Washington greets Israel on its birthday as Birthright targets baby boomers
Obama and Clinton issue statements on Israel's 64th Independence Day as Israel's UN envoy sings 'When I'm 64' by the Beatles; new Birthright-style trip for 50-60 year-olds aims to expose more Jewish adults to Israel; Paul Krugman goes under fire for critical remarks on Israeli government.
U.S. President Barack Obama and Secretary of State Hillary Clinton issued greetings on Thursday in honor of Israel's Independence Day.
In his statement, Obama said that the U.S.-Israel relationship is "unique relationship founded on an unbreakable commitment to Israel’s security, and anchored by our common interests and deeply held values."
Clinton, in her statement called Israel "a beacon of hope and an inspiring example", and said that the U.S. commitment to Israel's security is the "cornerstone of our foreign policy in the Middle East" and promised to stand with Israel as changes "continue to sweep across the region."
'When I'm 64'
Prime Minister Benjamin Netanyahu, meanwhile, issued a video greeting, promising the people of Israel to complete the fence at the southern border and acquire more Iron Dome batteries to protect Israelis from Gaza fire, ending his message with an animated cat singing the Israeli song "Hineh ma tov" ("Oh, how good, how pleasant it is for brothers to live together in harmony").
On the usually hostile UN grounds, the Israeli Ambassador Ron Prosor threw a party for hundreds of diplomats with Israeli music and wine - and even sang The Beatles hit "When I am 64."
The celebrations, however, didn't make UN chief Ban Ki-moon ignore Israel's legalization of three settlement outposts. He noted in a statement that he is "deeply troubled" by it, and so were the U.S. Department of State officials, who mentioned they are "seeking clarifications" from Israel.
At the same Department of State, the spokeswoman had a hard time answering the reporters' questions about Turkish officials' remarks that Israel is not welcome at the NATO conference in Chicago. Asked several times whether the U.S. wants Israel to participate, the answer was "no decisions have been made. There have been NATO summits where no partners were invited. Every summit is done on a case-by-case basis, and we haven't made a decision about who's going to be invited yet."
On Capitol Hill, Israel's situation looked much better this week, with plenty of warm 64th Independence Day greetings from Congress members. And on Thursday, the Subcommittee on Strategic Forces of the Armed Services Committee began the mark up process of the National Defense Authorization Act that includes a section on Iron Dome funding.
Birthright for Baby Boomers
Within the U.S. Jewish community, there were many celebrations - many still to be held over the weekend - and some new projects and some soul-searching.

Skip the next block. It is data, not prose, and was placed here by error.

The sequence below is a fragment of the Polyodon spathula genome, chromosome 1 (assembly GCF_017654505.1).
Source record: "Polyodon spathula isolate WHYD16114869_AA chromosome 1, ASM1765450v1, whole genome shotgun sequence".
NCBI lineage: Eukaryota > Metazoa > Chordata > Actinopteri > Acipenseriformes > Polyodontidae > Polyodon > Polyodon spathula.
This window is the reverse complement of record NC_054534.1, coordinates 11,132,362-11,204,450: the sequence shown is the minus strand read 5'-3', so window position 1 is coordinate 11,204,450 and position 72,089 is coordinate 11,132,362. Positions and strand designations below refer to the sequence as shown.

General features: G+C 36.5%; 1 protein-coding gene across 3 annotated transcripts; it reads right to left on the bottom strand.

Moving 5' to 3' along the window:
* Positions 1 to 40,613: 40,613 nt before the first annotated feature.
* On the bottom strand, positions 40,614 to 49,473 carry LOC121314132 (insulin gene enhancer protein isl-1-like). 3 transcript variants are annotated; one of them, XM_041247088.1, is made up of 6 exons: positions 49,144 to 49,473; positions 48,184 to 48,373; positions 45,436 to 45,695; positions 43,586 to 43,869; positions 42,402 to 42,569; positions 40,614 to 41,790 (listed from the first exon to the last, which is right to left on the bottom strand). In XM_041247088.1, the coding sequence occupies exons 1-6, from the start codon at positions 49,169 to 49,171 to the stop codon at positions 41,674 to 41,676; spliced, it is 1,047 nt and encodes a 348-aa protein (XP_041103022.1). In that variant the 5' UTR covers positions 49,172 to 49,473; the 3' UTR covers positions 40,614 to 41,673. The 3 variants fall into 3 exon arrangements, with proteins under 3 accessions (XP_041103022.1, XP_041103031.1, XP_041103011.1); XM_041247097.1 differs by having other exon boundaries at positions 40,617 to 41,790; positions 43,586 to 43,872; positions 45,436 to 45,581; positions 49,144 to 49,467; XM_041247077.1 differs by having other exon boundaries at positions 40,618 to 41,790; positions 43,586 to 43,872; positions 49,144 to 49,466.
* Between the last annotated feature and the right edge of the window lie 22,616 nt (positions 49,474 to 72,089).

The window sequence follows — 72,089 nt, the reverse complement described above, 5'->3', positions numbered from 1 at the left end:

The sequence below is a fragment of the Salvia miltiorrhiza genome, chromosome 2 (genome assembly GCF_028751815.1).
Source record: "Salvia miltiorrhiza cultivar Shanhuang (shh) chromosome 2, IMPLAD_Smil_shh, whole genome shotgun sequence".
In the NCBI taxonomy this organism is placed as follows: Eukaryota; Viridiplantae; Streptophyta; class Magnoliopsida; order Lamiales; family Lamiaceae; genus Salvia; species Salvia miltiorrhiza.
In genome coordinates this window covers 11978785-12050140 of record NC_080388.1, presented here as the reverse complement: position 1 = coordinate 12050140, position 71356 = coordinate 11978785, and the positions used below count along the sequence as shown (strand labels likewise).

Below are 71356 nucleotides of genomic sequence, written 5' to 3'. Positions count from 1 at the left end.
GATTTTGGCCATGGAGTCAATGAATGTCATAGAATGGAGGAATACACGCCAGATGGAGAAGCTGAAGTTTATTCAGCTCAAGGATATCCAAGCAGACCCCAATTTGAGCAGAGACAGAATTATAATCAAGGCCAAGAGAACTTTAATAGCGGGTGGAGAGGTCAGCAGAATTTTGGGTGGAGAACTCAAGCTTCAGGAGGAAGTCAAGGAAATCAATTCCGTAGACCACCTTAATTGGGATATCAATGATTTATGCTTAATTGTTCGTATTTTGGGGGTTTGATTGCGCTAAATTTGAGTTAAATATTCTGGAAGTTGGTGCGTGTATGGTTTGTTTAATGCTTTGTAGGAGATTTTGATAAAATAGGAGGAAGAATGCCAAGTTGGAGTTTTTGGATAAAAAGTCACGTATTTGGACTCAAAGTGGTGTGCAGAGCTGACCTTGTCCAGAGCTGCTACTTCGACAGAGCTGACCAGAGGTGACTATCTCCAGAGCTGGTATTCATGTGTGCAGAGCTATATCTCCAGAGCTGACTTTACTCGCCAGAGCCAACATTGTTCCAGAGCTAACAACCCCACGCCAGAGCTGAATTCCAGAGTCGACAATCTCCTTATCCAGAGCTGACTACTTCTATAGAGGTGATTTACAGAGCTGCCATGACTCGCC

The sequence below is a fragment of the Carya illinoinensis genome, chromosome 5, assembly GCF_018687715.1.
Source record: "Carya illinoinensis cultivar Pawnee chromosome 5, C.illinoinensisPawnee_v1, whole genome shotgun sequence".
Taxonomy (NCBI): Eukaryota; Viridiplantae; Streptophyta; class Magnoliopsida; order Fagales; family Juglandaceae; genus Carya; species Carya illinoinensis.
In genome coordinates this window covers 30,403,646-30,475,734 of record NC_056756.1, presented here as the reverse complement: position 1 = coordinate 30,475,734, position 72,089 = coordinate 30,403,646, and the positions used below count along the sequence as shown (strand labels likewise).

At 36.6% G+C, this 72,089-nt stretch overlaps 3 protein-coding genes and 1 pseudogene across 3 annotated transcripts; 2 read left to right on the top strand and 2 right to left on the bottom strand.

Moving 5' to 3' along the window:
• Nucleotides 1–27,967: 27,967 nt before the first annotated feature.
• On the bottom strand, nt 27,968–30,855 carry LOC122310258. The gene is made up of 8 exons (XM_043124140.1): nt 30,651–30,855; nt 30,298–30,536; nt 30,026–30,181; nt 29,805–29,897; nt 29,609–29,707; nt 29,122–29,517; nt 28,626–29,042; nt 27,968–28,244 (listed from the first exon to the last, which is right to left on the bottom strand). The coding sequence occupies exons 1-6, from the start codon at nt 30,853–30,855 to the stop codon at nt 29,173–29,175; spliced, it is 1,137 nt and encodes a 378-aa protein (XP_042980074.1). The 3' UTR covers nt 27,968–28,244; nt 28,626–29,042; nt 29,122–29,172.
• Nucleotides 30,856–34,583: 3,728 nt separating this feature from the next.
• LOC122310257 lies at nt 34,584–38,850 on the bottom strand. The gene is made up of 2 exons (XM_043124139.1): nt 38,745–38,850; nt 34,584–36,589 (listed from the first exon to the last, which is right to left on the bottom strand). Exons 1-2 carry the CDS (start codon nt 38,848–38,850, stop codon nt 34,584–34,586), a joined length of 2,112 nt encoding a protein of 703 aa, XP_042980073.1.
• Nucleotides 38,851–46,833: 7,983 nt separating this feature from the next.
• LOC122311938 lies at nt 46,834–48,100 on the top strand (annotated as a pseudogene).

UJA - The Jewish Federation of New-York have decided to deal with the fact that only about every fifth U.S. Jew has visited or plans to visit Israel, and decided to emulate the success of Taglit Birthright trips - with organizing similar tours for the baby boomers generation.
This Sunday, the pilot group of 34 “Birthright Israel for Boomers”, aged 50-60 years old, who reportedly never visited Israel before, will land in Israel and will follow the route well-familiar to the 200,000 young Jews from 52 countries who already did it in the last decade: Jerusalem, Masada, the Dead Sea, Eilat, Tel Aviv, the Golan Heights, rafting in the Jordan River, sailing on the Sea of Galilee, visiting the IDF bases and meeting with Israeli officials.
"Birthright Israel for Boomers" Chairman Michael Lax explained that for many U.S. Jews it's just not their top priority. Hence they invented the motto: "When was the last time in your life that you did something for the first time?"
Some of the group participants explained they were concerned about the security situation - but their kids, who took part in the Taglit Birthright trip, managed to convince them.
Paul Krugman and The Crisis of Zionism
Of course, Israeli celebrations won't be complete without some controversy. Leading economist and Nobel laureate Paul Krugman added to the already heated debate on the relationship between Israel and the U.S. Jewish community with a succinct blog post, calling Peter Beinart’s The Crisis of Zionism a "brave book" and admitting that he, "like many liberal American Jews", "avoids thinking about where Israel is going" and defining the current Israeli government policies as a "gradual, long-run form of national suicide".
Why has he kept silent on the issue before now? The answer: "I have other battles to fight, and to say anything to that effect is to bring yourself under intense attack from organized groups that try to make any criticism of Israeli policies tantamount to anti-Semitism."
As he well predicted, he was immediately criticized for his post.
But the same questions were raised in an array of articles in the "Huffington Post," written by liberal Jews, and dedicated to questions surrounding the meaning of "liberal Zionism."
I wonder what Netanyahu's animated cat has to say about it.